It’s all about appearances, people. Just ask former CIA operative Valerie Plame-Wilson (Naomi Watts), whose secret life working for the US government was exposed one fateful day to the public, which in-turn caused a whole heapin’ lot of trouble for Valerie and her family, including her hubby Joe Wilson. The drama starts after retired ambassador Joe (Sean Penn) is asked to help the CIA out and travel to Iraq to determine whether or not the country has any weapons of mass destruction.
Unfortunately for the warmongers that were in office at the time, Wilson concluded that there weren’t any WMDs. This doesn’t stop President Bush from declaring that Saddam Hussein was a threat to the entire world in a 2003 State of the Union speech, which leaves Joe very angry.
“You lie!,” Joe shouts to the President. Oh, no, wait, that was a different Joe Wilson reacting to an entirely different situation with an entirely different president. Still, the sentiment was the same, I s’pose — and this Joe Wilson winds up writing a strongly-worded letter to the White House. Shortly thereafter, any credibility the Wilson Household had with the Western World is put on trial: Valerie’s career is ruined on account of a “leak,” while Joe’s integrity is labeled as disreputable when the government tries to pass the guy off as a loon.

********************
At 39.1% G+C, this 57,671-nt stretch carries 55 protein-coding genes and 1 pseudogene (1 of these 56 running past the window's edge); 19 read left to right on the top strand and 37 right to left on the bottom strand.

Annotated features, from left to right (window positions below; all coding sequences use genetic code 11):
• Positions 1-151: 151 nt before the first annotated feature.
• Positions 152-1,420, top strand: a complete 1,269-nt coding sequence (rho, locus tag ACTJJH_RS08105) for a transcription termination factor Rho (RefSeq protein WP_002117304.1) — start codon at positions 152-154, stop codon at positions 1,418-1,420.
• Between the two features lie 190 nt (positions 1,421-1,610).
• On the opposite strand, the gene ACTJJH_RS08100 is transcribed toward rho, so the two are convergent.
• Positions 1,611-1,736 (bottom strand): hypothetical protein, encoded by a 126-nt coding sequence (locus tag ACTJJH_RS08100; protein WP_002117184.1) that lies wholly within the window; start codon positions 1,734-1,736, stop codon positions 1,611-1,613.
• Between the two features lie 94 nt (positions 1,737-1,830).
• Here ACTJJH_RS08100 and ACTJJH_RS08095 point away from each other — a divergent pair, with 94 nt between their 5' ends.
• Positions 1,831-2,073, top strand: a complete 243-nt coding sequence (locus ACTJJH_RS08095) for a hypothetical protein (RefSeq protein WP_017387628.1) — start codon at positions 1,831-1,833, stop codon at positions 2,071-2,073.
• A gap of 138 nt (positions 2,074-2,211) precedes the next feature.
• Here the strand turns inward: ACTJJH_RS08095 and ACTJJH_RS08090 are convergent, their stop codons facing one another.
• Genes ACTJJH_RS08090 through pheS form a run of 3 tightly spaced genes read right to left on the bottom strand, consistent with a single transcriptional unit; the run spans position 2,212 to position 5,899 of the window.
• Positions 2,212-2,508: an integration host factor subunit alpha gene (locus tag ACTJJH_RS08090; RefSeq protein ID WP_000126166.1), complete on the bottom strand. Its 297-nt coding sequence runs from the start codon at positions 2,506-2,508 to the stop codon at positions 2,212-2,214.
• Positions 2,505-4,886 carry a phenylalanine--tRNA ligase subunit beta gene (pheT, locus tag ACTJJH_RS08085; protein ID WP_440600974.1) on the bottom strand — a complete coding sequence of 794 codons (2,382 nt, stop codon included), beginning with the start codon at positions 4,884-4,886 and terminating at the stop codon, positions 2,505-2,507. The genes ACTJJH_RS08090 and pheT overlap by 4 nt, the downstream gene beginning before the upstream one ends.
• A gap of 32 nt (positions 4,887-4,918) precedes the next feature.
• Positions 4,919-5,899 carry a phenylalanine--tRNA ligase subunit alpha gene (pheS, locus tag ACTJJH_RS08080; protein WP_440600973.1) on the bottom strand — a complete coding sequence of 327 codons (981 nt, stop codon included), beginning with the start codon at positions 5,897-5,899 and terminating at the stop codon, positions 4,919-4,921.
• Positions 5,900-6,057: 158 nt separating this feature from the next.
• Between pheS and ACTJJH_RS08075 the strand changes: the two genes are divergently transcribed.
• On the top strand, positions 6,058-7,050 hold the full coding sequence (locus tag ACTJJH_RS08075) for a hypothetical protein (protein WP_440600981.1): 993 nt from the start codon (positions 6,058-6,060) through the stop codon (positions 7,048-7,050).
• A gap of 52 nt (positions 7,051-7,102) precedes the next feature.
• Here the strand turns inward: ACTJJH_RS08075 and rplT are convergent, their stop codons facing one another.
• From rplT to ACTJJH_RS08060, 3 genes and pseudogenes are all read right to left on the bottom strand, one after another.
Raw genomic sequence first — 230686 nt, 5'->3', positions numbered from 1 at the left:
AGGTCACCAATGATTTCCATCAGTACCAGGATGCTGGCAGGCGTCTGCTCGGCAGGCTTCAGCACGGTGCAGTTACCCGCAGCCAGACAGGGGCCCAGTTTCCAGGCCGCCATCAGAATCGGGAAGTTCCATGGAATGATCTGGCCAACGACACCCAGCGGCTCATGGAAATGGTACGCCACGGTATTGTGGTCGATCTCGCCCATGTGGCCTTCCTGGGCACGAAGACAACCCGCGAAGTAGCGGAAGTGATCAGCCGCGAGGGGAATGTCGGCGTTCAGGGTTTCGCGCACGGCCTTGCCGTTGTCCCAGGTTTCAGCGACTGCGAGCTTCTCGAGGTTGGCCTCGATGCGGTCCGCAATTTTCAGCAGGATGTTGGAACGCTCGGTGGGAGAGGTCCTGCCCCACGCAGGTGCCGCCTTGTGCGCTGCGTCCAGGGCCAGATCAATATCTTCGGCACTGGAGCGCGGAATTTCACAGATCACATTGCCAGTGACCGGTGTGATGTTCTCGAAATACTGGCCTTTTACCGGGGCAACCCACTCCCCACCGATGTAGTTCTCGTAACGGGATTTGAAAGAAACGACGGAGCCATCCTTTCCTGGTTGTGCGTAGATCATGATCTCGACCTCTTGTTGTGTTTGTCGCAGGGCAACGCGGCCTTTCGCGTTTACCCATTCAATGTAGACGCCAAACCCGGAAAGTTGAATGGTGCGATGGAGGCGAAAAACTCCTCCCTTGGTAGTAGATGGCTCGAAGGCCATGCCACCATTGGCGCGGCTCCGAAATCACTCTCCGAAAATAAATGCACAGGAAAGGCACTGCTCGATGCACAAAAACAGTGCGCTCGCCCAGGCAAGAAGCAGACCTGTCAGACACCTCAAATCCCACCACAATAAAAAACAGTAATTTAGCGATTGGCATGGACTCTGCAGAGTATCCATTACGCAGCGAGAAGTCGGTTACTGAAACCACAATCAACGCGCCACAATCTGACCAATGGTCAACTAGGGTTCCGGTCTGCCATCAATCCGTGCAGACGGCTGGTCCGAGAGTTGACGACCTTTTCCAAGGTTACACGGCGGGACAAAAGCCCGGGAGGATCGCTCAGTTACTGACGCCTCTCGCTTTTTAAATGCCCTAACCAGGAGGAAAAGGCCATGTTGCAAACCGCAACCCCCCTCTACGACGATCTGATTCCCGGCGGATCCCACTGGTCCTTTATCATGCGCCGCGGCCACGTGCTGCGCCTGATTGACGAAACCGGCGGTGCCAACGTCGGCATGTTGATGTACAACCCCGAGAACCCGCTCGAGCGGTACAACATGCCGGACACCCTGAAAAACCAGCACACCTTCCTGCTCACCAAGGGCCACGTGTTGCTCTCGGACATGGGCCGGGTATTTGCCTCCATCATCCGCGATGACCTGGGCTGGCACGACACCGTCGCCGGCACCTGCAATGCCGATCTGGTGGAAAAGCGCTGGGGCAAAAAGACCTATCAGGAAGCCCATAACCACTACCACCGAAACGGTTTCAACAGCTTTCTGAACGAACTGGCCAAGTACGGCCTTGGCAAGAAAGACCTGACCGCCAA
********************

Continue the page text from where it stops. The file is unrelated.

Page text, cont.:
And, just as the White House tried to pass the Wilson Family off as a couple of charlatans, Summit Entertainment has tried to pass Fair Game — the 2010 film adaptation based on the novels Fair Game (by Valerie Plame-Wilson) and The Politics Of Truth (written by Joe Wilson) — off as an “riveting thriller” (hey, it’s all about appearances, remember?). In actuality, Fair Game is just a political drama, but its real-life source material serves as a stern reminder that the world of politics is about as reliable as an auto mechanic’s estimate.